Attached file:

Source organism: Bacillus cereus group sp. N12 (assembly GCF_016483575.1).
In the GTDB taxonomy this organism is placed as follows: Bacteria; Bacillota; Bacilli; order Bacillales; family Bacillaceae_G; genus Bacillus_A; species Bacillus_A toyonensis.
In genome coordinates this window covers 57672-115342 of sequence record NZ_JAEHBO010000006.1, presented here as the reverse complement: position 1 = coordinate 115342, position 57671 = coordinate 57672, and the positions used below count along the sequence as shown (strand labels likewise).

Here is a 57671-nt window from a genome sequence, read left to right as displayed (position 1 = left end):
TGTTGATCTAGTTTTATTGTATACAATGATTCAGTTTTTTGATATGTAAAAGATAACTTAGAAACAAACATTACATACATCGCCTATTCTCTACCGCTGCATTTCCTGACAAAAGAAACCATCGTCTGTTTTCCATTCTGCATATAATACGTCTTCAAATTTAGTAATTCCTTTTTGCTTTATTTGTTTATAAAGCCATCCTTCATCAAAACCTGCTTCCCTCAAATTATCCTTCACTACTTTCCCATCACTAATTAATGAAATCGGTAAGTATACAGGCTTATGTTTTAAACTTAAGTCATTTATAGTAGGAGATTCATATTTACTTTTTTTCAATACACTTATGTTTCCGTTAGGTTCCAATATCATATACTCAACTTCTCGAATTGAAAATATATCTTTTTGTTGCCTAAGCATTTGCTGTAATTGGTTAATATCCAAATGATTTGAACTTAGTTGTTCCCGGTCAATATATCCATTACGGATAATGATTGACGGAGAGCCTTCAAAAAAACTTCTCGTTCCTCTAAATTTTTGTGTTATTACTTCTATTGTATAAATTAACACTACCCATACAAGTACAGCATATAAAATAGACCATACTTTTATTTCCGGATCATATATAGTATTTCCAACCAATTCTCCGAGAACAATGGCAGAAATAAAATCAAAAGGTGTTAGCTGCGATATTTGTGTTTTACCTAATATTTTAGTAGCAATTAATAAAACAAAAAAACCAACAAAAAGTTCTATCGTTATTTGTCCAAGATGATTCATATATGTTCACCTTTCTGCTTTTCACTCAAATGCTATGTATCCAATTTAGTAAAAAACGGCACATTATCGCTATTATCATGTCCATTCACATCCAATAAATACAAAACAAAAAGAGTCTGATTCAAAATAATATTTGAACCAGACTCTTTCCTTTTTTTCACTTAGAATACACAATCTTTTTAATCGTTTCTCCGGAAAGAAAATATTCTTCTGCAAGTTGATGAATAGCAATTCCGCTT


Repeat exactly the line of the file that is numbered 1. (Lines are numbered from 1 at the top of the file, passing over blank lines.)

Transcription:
Source organism: Bacillus cereus group sp. N12 (assembly GCF_016483575.1).